Working for mega-wealthy yacht owners means you must be presentable and dress conservatively.

It might be wise to cover tattoos, remove face piercings, apply fresh nail polish, trim your beard, and tie back your hair too. Some owners don’t care, others do.

Working on sailing yachts

Motor Yachts VS Sailing Yachts

You don’t actually have to be a sailor to work on a sailing yacht (especially if you work the interior), but you have to be willing to learn.

There will be more to your boat, in rigging, maintenance, and sailing. Some find it fun, while others find it intimidating. You must see if it suits your passion.

Pay can be higher on motor yachts, but not always. My advice, work a year on both and see which you prefer.

Sailboats tend to have a more relaxed vibe. From the cities sailboats tend to dock in, to the captains and the owners who have a passion for the sport. The joy of sailing is what draws them all together.

Sailing is a sport, a hobby, and a lifestyle.

Whereas “white boats” (motor yachts) tend to be a bit more status oriented and have higher standards of service from their crew. These boats are a status symbol, they are essentially a private floating resort.

They want the highest level of service and attention to detail.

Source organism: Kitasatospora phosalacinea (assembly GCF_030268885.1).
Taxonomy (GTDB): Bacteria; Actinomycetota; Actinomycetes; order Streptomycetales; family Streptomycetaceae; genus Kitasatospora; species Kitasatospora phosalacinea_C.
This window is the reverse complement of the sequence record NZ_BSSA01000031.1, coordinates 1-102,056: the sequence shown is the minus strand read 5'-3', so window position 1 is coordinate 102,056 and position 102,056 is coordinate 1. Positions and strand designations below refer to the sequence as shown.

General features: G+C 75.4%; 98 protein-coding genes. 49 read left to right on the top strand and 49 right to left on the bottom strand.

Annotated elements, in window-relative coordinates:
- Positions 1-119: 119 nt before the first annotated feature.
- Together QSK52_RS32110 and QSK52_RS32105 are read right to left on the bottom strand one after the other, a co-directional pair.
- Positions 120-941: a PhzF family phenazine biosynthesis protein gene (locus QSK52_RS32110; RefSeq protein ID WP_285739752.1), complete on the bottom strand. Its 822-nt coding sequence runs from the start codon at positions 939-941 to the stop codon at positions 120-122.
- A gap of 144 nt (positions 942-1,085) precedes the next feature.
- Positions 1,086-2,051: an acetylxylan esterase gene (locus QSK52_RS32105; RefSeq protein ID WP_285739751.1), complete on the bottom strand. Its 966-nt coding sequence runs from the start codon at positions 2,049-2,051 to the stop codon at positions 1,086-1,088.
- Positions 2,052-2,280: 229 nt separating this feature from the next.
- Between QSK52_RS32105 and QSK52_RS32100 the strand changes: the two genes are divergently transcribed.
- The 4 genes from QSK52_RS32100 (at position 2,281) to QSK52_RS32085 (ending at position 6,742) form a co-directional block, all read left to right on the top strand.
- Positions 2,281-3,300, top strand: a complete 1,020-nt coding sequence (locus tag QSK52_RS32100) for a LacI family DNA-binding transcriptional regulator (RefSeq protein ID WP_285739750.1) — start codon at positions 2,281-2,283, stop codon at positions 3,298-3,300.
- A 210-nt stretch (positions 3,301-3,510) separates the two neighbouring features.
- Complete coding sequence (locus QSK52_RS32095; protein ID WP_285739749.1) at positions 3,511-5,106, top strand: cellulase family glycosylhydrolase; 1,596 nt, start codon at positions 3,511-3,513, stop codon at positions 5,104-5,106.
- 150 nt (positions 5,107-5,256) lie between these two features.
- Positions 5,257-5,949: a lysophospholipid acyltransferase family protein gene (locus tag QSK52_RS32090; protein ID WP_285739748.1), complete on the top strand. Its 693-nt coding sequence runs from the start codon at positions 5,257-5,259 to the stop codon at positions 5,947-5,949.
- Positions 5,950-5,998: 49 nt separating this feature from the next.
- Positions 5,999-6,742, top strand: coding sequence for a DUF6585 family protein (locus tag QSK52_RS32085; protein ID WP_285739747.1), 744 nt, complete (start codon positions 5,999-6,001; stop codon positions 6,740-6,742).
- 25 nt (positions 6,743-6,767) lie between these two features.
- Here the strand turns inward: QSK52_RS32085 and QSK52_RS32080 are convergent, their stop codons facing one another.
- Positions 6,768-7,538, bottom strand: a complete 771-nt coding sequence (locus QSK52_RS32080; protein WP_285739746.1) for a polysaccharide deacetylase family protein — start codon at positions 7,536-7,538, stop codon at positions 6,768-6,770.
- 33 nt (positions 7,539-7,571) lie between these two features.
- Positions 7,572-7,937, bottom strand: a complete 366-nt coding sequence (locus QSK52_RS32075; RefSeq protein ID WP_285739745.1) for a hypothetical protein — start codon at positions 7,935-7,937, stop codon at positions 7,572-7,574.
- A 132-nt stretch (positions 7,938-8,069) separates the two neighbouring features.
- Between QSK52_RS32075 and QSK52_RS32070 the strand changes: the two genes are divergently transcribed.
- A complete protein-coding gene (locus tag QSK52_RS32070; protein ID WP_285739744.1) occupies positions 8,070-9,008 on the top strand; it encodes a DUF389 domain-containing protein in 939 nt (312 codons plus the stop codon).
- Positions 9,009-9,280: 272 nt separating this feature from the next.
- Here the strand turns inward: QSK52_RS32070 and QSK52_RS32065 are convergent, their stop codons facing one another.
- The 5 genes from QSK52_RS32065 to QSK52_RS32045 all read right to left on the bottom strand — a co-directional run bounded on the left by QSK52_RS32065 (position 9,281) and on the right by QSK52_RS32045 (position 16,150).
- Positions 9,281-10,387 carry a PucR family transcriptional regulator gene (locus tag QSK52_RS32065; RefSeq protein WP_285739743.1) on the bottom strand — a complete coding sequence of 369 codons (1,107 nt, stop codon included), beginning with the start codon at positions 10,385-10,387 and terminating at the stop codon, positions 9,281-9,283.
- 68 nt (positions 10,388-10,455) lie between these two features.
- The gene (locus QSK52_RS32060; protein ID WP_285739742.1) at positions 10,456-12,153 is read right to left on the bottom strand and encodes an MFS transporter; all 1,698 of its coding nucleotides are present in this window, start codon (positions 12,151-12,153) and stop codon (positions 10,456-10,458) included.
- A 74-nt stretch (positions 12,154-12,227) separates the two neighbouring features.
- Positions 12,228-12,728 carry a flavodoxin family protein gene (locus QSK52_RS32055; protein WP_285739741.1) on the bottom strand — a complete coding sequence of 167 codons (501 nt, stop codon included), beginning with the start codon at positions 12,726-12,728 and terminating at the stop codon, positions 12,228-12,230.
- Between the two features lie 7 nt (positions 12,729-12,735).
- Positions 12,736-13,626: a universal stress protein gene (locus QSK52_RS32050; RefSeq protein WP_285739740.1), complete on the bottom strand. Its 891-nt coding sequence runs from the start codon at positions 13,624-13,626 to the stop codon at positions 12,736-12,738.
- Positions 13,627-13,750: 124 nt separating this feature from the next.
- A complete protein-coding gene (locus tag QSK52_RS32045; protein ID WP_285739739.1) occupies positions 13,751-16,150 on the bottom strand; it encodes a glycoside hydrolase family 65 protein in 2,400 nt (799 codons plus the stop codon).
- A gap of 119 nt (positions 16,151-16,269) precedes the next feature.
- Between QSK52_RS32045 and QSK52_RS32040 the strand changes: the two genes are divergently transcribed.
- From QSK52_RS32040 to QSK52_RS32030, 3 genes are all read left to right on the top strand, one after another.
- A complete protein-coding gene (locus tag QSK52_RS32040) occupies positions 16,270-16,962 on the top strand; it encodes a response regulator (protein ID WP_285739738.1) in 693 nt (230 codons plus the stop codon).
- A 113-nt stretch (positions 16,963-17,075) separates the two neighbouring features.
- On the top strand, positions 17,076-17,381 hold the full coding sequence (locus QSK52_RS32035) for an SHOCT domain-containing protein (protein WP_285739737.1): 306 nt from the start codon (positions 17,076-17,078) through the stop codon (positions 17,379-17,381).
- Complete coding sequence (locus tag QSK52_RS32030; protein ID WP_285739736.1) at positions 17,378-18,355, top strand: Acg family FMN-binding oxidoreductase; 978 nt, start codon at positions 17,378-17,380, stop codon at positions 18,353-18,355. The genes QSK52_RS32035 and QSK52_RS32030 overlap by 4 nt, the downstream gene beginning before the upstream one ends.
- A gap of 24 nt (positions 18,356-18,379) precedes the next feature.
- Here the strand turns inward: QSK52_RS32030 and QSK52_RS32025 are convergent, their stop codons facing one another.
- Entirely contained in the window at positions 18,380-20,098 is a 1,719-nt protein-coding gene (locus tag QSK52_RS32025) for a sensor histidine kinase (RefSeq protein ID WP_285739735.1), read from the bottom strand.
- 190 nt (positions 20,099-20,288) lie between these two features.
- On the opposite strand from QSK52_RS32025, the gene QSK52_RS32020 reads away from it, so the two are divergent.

Having staff at the beck and call of all their personal whims is what the ultra-wealthy one-percenters are all about. You have to be ready to suck it up, put your ego away, and be a servant.

But if you can fit the persona of a servant when guests or owners are on board (which is usually only 2-8 weeks per year), and you can clean like a maniac, you will make great income traveling the world on mega yachts.

Living The Yachting Life

The sea will forever be a part of my soul, and sailing through those starry nights with a 360-degree horizon is a meditative place I return to. I have been forever changed by my time at sea.

I have young kids now so it’s not possible to leave for weeks on end. But once they are older I will take them sailing, and cross oceans once again.

The sea calls me back. And I hear the call.

Working on yachts can give you an exotic life of adventure, world travel, beautiful beaches, and a glimpse of what luxury living is like… all with a pretty damn good salary.

Just know that working on yachts can be hard, and it’s not all glamorous.

But if you can handle the workload, you’ll return with great memories, new friends, and a fat savings account. ★

Thanks for sharing your experience with us Katie! I’m sure it will help those who have been contemplating working on yachts in order to travel more. ~ Matt

Travel the World

Work & Travel The World

For more travel-friendly job ideas, check out my ultimate guide to finding jobs that let you travel.

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I hope you enjoyed my guide on how to work on super yachts & sailboats! Hopefully you found it useful. Here are a few more wanderlust-inducing articles that I recommend you read next:

Have any questions for Katie about working on yachts and sailboats? Drop her a message in the comments below!